September 22, 2016
(+++) SERIES EVER ONWARD
The 39 Clues Superspecial: Outbreak. By C. Alexander London. Scholastic. $13.99.
Swindle #8: Jingle. By Gordon Korman. Scholastic. $16.99.
At long last The 39 Clues appears to be winding down. This highly popular, multi-series sequence that helped promote the notion of books as but one part of a multimedia experience requiring readers to do active mystery-solving online as well as within the novels’ pages, has gone through four complete book sequences, the most recent being Doublecross. Now comes what appears to be a single, standalone novel designated Superspecial, titled Outbreak, written by C. Alexander London, who was also the author of the second Doublecross novel, Mission Hindenburg. This Superspecial differs from the series volumes in various ways, partly in price (it costs a dollar more) and partly in its lack of accompanying cards (real or virtual) to be tied into online activities – although it still provides a Web address at which readers can “find exciting missions and connect with fellow Cahills.” In Outbreak, it is assumed that readers are members of the super-powerful Cahill clan that has managed and manipulated human history for many centuries. Readers need to be familiar with the overall Cahill history for Outbreak to make complete sense. Dan is currently the leader of the Cahills, and in this book is 14 years old (not 11 or 13, as in earlier series); that makes Amy 19, which means she is almost an adult – another sign that this long-running sequence may finally have run long enough. The story of Outbreak is a familiar one in the usual twisty style of The 39 Clues, involving locations around the world, a deadly virus, and a former friend named Sinead Sterling who turned traitor but may have turned back to a Cahill supporter and may be trying to prevent release of the virus instead of trying to arrange for it to destroy the world. The good-or-bad uncertainty is part and parcel of The 39 Clues, as are the globe-hopping and the potentially nefarious deed involving a possibly deadly substance of some sort. Having dutifully, if not very stylishly, contributed to the series before, London pulls Outbreak along in all the expected directions, avoiding any stamp of distinctive style (as all the authors in this series must be careful to do) but being careful to produce enough cliffhangers and turns to keep readers interested, if perhaps not really on edge. Unsurprisingly, the book ends with a dramatic, painful and emotionally wrenching sacrifice that is followed by a suitable twist. More surprisingly, the book actually ends, rather than concluding, as earlier volumes have, with distinct hints of where the series will go next. That could mean The 39 Clues has gone about as far as it can go, or it could mean that future entries will be self-contained, as Outbreak is, rather than part of multi-book sequences. Either way, The 39 Clues has more than made its mark, and if Outbreak does not represent a highly dramatic, bang-up ending, it does show the books concluding – if they have concluded – in much the same way that they have progressed from the start.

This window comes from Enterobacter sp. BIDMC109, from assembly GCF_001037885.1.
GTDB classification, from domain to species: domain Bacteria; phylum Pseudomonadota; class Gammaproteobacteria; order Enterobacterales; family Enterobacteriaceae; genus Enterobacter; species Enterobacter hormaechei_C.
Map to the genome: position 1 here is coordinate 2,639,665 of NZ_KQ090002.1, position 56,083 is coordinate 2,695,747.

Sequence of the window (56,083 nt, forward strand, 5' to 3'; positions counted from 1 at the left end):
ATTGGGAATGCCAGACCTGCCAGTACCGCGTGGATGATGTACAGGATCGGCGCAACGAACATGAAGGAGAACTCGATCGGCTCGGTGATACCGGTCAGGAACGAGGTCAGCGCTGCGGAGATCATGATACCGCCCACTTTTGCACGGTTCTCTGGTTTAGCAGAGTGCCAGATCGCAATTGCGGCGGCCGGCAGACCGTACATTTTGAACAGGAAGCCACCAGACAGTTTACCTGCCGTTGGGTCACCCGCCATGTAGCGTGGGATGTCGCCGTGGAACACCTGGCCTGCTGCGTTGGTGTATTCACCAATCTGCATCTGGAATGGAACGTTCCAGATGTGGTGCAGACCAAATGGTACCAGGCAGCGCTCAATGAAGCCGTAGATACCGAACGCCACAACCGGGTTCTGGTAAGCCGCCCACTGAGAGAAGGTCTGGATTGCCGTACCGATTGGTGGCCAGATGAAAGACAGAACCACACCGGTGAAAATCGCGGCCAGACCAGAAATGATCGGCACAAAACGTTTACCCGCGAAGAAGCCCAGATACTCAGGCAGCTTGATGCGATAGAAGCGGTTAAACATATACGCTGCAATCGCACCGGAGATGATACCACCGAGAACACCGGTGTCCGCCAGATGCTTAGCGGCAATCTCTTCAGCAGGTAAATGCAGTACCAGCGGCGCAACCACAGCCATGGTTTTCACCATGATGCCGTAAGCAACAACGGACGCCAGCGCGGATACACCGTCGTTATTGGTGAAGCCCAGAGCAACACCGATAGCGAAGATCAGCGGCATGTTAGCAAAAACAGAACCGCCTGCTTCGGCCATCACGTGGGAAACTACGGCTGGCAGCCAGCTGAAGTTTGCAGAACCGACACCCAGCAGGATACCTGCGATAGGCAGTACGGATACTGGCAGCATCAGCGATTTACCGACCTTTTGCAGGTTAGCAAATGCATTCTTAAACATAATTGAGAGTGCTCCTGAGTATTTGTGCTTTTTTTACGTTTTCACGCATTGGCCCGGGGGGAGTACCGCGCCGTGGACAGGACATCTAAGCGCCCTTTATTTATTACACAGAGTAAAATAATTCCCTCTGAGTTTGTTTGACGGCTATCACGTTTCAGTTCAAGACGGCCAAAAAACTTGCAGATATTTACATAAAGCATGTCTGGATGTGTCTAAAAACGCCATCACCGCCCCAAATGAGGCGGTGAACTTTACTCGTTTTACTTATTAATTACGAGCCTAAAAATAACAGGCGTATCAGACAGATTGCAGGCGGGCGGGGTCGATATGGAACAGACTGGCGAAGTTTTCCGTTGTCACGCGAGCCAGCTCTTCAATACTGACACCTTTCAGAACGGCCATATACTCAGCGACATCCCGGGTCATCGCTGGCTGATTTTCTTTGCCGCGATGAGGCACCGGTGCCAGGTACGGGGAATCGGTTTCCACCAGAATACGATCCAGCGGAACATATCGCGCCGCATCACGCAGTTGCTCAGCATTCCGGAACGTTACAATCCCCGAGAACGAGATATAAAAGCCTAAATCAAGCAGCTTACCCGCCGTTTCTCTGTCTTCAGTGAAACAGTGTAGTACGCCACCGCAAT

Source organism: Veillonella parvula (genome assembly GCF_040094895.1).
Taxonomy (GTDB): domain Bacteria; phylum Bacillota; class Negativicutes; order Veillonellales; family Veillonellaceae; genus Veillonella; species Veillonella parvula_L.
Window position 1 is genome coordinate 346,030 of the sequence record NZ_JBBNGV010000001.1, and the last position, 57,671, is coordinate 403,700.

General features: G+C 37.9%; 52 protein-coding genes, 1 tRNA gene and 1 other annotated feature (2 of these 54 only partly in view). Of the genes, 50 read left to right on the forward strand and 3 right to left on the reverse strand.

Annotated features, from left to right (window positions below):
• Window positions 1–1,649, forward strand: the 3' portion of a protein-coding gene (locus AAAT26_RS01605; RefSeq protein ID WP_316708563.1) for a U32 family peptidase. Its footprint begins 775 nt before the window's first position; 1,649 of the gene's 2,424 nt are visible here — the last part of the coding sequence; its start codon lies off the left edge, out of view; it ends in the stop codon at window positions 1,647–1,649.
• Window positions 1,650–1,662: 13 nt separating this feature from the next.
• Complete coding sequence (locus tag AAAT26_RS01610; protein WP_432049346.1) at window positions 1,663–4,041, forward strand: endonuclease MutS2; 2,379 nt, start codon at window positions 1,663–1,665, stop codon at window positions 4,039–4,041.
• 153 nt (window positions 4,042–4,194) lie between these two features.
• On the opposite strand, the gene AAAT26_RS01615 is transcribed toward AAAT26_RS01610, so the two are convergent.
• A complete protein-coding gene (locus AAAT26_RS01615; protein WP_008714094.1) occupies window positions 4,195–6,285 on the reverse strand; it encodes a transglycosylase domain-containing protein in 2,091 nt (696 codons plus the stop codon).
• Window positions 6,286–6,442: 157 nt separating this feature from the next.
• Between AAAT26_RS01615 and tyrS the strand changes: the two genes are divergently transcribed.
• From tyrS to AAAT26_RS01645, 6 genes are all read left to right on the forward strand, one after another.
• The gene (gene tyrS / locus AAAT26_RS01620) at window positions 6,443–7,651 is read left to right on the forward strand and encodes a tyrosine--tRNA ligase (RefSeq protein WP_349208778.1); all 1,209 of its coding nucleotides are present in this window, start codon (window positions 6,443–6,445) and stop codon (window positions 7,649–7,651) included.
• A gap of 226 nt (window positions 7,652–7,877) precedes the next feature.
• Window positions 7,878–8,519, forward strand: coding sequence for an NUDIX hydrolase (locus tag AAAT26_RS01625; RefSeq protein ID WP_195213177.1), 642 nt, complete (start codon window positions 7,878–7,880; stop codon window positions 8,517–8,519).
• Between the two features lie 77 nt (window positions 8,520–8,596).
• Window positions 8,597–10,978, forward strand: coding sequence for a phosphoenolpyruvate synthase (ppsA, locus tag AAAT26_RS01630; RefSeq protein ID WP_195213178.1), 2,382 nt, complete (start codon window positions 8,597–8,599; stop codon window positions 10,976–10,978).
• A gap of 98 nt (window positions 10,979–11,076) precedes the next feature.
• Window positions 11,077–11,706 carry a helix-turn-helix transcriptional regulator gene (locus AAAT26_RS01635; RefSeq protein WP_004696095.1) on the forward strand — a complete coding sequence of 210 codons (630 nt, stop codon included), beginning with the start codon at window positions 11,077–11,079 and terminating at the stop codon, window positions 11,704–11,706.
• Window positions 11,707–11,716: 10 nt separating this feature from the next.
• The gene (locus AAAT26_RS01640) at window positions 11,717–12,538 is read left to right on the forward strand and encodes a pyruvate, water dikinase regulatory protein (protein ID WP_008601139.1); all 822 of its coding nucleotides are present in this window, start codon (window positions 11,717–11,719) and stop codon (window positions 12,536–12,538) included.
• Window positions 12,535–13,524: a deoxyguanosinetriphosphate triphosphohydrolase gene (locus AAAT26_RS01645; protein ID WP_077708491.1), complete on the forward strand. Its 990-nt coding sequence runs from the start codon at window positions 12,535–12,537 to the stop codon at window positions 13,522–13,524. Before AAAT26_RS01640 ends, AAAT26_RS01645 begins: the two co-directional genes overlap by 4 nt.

Five of the books in The 39 Clues have been written by Gordon Korman, but ever since Flashpoint, the 2014 conclusion of the Unstoppable series, he has turned his attention elsewhere – for instance, to the Swindle series, which has now reached its eighth volume, Jingle. Yes, this is a Christmas-themed novel, but otherwise it has all the characteristics of its seven predecessors, ranging from the machinations of Griffin Bing (“the man with the plan”) to the barely containable enthusiasm of the Doberman, Luthor. To as great an extent as the books in The 39 Clues, those in the Swindle series feature formulaic plotting and formulaic characters – which means that Jingle will be fun for those who already know Griffin and his comrades, and will be a pretty good entry point to the series for anyone who picks the book up, enjoys it simply as a seasonal read, and at the end wants to know about other books along the same lines. In Jingle, the annoying Logan signs Griffin and pals up without their consent to act as elves in Cedarville’s traditional holiday performance, the Santa’s Workshop Holiday Spectacular. As usual, Logan has his own reasons for this – he wants to be an actor and is trying to raise his chances of getting into the North Shore Players group – but all that really matters here is that the signup gets the plot going. That plot involves all sorts of typical seasonal and Griffin-ish elements, such as a faintly unpleasant biker playing Santa and the usual disagreeableness of abusive classmate/nemesis Darren Vader. What turns this into a mystery – all the Swindle books are mysteries – is the theft of the Star of Prague, a multimillion-dollar-artifact, from atop the tree in the Colchester mansion. At the top of the list of suspects are Griffin and his group, in light of their various over-planned adventures (and consequent run-ins with the law) in the past. Of course this requires Griffin to come up with a plan to find the real thief, and of course the plan needs to be over-complicated and lead to even stronger suspicions being directed at Griffin and company, and of course everything has to come to a climax when the precious object is supposedly destroyed. But of course it is not, the culprit is found, the various skeins of this yarn are suitably untangled, and the scene is set for a new year that is as likely as not to contain another overdone-but-simplistic adventure of Griffin and the gang.